L’enfant et les Sortileges (2006)

 

The Philippine premiere of
Maurice Ravel’s L’enfant et les Sortileges (2006)
University of the Philippines – Abelardo Hall
November 22 and 23, 2006

A production of the UP Opera Workshop,  UP Dance Company, and AWIT

Production Design: Otto Hernandez
Choreography: Angela Lawenko
Musical Direction: Vina Gonzalez
Artistic Direction: meLê yamomo

 

Director’s Notes

At the height of the French colonization in Indochina, Maurice Ravel’s L’enfant et les Sortileges was first staged in Paris in 1925.  A year after the establishment of French protectorate in Cambodia, Paris Musée Indochinois opened in Trocadéro (now the Musée National des Arts Asiatiques in Musée Guimet).   The “Arts d’Extrême-Orient” Collection of the museum became the repository of the most important collection of sculptures and bas-reliefs from the Angkor Wat.  These brought the culture and mystical philosophies of Cambodia to the artistes and cultural intelligentsia of the Late Romantic and Modern Paris.  In music, Debussy and Ravel were fascinated by the Asian musical modes.  Debussy painted images of meditating Buddhist monks and pagodas in his impressionistic piano pieces.  We hear in L’enfant’s opening scene contemplative pentatonic melody which I place more in a rural Cambodian village than Collette’s original Normandy setting.    

Two Christmases ago, I remember meeting a young Buddhist monk on the topmost tower of the great Angkor Wat, who upon learning I was Filipino excitedly blurted the names Ina, Jericho and Powers.  Clueless as I was to TV culture (even of our country), I stood there listening to him break out into singing “Pangako sa ‘yo.”  Last Christmas, the introverted me, found myself stuck in my hotel room—my first Christmas snow falling outside and I watching a video of Nederland Ballet Theater’s staging of  L’enfant et les Sortileges on my laptop.   I was dreaming of warmer Philippine Christmas and thinking about how far we are from seeing opera posters on billboards, buses and subway stations like in Seoul, instead of the endless underwear ads in Manila.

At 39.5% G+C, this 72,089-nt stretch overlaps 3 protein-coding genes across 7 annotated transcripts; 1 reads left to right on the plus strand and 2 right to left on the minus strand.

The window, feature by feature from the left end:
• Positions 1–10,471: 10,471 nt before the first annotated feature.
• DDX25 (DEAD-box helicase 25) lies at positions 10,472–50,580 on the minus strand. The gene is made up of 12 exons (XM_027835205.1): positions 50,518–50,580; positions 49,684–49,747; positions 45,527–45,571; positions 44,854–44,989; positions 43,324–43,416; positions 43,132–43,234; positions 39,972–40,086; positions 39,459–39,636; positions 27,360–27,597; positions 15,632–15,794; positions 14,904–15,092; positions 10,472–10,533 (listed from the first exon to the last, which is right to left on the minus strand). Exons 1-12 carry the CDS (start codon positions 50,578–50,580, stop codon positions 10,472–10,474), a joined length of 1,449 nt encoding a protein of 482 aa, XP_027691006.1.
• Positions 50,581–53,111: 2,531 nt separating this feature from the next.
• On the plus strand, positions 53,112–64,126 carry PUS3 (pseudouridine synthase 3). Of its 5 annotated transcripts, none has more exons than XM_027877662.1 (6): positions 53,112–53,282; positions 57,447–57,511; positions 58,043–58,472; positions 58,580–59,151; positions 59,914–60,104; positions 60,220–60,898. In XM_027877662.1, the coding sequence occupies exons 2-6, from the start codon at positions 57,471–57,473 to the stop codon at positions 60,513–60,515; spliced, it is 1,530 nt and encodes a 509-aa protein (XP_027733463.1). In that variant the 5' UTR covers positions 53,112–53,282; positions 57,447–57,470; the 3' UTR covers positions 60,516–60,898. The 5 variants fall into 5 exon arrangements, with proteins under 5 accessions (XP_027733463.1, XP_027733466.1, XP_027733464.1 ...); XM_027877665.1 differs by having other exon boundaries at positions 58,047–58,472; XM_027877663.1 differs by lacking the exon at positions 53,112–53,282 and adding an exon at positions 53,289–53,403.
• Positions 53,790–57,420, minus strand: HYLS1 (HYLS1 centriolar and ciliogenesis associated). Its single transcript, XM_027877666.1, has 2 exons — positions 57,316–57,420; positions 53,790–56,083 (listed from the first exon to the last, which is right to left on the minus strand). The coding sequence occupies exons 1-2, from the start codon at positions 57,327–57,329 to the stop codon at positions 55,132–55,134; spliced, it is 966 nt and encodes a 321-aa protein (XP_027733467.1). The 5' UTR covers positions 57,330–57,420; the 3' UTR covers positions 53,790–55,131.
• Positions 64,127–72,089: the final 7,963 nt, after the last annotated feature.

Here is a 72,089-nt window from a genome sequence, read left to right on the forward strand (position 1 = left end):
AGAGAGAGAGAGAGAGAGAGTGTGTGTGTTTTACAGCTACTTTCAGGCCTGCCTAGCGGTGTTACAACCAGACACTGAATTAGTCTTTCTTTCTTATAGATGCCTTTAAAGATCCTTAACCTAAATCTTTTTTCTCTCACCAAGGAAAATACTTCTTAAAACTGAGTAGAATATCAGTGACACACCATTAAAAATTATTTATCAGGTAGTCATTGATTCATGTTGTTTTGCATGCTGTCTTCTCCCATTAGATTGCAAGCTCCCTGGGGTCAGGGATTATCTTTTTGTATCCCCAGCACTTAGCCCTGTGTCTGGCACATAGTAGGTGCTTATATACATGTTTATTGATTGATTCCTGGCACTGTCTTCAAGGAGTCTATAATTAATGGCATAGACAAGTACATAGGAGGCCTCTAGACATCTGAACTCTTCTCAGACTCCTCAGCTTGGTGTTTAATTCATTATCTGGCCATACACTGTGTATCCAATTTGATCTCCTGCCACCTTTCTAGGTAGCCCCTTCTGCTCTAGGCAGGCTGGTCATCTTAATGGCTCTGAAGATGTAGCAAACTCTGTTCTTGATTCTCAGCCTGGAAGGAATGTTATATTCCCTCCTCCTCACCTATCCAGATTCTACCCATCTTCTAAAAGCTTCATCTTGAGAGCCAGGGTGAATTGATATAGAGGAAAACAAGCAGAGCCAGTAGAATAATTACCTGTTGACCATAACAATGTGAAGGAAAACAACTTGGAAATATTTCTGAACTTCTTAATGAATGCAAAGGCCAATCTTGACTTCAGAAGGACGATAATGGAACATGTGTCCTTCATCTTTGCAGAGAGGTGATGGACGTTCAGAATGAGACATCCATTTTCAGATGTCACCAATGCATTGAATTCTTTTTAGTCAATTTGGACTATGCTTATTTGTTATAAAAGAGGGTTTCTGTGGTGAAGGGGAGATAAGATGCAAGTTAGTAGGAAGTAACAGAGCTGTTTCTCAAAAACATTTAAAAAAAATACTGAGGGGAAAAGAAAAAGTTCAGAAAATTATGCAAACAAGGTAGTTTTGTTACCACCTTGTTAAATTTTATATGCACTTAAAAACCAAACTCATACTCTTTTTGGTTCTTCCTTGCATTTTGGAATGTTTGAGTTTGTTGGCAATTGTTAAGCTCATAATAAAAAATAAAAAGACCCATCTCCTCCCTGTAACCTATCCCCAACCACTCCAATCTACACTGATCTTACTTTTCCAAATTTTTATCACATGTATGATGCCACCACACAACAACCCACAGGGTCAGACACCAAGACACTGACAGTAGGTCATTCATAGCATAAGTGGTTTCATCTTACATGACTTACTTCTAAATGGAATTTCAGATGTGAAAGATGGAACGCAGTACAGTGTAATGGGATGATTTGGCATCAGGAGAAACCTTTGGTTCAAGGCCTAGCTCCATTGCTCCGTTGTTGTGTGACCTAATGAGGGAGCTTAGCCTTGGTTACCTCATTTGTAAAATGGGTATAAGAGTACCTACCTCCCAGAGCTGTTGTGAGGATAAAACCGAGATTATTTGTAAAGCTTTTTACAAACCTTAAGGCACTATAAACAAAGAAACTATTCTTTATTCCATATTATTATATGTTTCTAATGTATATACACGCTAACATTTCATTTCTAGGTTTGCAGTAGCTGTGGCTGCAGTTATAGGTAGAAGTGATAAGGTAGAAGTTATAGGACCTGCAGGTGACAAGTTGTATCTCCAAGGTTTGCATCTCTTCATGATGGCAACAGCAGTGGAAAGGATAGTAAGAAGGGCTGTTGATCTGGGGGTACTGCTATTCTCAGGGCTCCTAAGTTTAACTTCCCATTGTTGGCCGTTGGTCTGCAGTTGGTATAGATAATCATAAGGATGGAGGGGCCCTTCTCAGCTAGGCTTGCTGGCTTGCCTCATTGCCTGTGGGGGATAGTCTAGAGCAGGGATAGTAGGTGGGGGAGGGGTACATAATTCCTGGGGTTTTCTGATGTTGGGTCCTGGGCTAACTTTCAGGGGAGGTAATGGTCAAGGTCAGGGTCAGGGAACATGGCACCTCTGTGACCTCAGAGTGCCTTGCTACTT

Today, in our postmodern world – postcolonial for most Southeast Asian nations – the politics and dynamics of intercultural encounters constantly shifts and reconfigures.  Media and the arts cross cultural boundaries in unprecedented rate and means.  How am I supposed to react to a Buddhist monk in his saffron robe in the high temple of Angkor Wat talk to me about Philippine soap opera?  Or should I be amazed that my closest experience to the Old Soviet Russian Ballet would be watching Nutcracker in Seoul choreographed by Oleg Vinagradov, former artistic director of Kirov Ballet now relocated in Korea as the artistic director of Universal Ballet?  

Following the tradition of critical and scholarly art practice, I’d like to look into Ravel in the postcolonial framework.  In a globalizing world where multinational capitalist culture could easily confound us, I’d like to revisit Schechner contrasting the “internationalism” of the 70s cultural practice to the current practice of “interculturalism”.  He points out that “the real exchange of importance to artists was not that among nations, which really suggests official exchanges and artificial boundaries, but the exchange among cultures which could be done by individuals…and it doesn’t obey national boundaries.”  Or to Barucha’s critique of the particular Euro-American theatrical trend to borrow across cultures uncritically.  I hope to give honor to the profundity of our culture and talent as Southeast Asians who throughout history have equally enriched the Western art and music in their creation and our interpretation.  And vice versa.